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Thread: Cluster ratio

  1. #1
    Join Date
    Sep 2003
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    7

    Unanswered: Cluster ratio

    HI All,
    I m interested to know what DB2 Cluster Ratio is ? Eagerly expecting reply regarding the same

    Regards
    eureka

  2. #2
    Join Date
    Aug 2001
    Location
    UK
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    4,650

    Re: Cluster ratio

    When you create an index as clustered, db2 tries to maintain the rows in the table in the same order as the index as much as possible. But as the data grows and rows are displaced, clustering does not succed in maintaining 100% ordering with the table ...

    Now, The degree of data clustering of the index, represented as a percentage between 0 to 100 is the cluster ratio ...

    ie, if 10% of rows are not in clustered fashion, the clusterratio is 90% ...


    HTH

    Sathyaram


    Originally posted by eureka
    HI All,
    I m interested to know what DB2 Cluster Ratio is ? Eagerly expecting reply regarding the same

    Regards
    eureka
    Visit the new-look IDUG Website , register to gain access to the excellent content.

  3. #3
    Join Date
    May 2003
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    USA
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    5,737
    To add to what Sathyaram said, the cluster ratio changes to 100 (%) when you reorg the table. In order for the current cluster ratio to be updated in the catalog tables, use the runstats command.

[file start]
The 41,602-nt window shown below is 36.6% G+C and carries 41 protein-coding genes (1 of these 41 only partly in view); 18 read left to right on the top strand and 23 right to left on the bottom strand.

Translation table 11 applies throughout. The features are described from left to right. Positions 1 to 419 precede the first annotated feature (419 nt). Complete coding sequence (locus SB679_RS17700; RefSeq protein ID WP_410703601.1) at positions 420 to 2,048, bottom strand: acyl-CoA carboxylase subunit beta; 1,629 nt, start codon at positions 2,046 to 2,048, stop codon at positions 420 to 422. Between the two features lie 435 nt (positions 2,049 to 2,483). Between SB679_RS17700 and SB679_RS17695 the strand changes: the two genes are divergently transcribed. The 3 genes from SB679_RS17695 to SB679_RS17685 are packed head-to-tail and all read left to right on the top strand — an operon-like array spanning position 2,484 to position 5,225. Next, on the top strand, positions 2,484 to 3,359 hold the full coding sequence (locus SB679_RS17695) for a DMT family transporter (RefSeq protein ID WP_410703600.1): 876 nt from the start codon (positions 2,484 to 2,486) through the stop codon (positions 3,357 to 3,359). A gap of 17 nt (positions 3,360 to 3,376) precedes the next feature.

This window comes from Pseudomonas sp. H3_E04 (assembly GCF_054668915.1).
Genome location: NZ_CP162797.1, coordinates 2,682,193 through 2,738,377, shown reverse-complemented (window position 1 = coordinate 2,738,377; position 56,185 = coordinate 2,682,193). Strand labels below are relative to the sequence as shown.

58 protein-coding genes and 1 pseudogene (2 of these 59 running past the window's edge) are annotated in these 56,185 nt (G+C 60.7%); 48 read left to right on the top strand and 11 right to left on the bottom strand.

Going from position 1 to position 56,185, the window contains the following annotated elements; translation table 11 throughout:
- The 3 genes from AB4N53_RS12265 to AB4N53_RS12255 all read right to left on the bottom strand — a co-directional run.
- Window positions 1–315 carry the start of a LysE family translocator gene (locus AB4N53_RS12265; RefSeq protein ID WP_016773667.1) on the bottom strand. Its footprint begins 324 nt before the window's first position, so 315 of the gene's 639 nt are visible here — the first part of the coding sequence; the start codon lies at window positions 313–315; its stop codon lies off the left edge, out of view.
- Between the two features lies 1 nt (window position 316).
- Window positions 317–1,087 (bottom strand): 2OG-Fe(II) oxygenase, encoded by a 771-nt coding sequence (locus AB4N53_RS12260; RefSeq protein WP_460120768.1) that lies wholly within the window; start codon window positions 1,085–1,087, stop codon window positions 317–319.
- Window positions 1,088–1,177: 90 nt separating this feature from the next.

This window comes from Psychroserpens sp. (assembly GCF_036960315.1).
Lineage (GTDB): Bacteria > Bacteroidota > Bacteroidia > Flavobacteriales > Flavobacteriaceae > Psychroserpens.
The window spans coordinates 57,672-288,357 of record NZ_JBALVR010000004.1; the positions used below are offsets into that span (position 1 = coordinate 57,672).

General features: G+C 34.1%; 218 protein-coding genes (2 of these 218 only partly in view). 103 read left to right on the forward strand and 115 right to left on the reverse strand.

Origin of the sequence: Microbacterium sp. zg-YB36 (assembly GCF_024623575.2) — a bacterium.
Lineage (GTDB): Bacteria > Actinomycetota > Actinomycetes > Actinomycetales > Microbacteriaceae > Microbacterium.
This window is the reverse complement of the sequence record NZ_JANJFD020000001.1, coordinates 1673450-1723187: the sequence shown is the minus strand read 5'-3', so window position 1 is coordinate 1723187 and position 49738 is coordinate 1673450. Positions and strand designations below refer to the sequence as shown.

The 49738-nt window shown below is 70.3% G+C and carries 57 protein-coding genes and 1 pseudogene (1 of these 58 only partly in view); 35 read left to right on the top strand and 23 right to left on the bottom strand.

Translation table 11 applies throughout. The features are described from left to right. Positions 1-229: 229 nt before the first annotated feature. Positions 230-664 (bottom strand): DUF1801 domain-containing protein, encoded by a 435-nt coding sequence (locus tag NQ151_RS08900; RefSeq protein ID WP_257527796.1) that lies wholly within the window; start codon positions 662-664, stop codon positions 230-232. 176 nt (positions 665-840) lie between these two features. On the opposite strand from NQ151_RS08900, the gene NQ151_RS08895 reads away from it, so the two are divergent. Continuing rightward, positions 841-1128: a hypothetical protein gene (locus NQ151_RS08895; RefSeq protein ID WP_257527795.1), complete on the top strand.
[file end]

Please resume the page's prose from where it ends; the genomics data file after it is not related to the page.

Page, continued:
If your cluster ratio is frequently lower than 90%, and you cannot do frequent reorgs to fix this (because of concurrency problems with your application), then increase the percent free of the table and the indexes. This will allow room (in-between reorgs) for DB2 to maintain the clustering sequence during inserts.

  4. #4
    Join Date
    Jun 2003
    Location
    Canada
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    37
    Further on this topic...

    Clusterratio has also the very important role of influencing the optmizer when it comes to creating the access plan for an SQL statement.

    As Sathyaram was saying, the higher the index's clusterratio, the more rows are arranged in the same physical sequence as the index. The optimizer will prefer less jumping around, therefore, will lean towards choosing an index whose clusterratio is high. In reverse, it means, the optmizer may reject an index the developer would want to use (for reasons of good key coverage for a query) if the clusterratio is too low, sometimes resulting in tablespace scans even if there are is a possible index.

    One other thing. As Marcus mentioned, the clusterratio value in the index's catalog entry is set by RUNSTATS. However, this value is editable making certain indexes more or less attractive to the optmizer than they actually are, forcing it to choose different indexes than it normally would. This, of course, is not where one would start if applications are not performing well.

    Cheers,

    Julius

  5. #5
    Join Date
    Sep 2003
    Posts
    7

    Talking

    Thanks sathyaram_s , Marcus_A , jsasvari for your reply on Cluter Ratio. that was very useful......


    eureka

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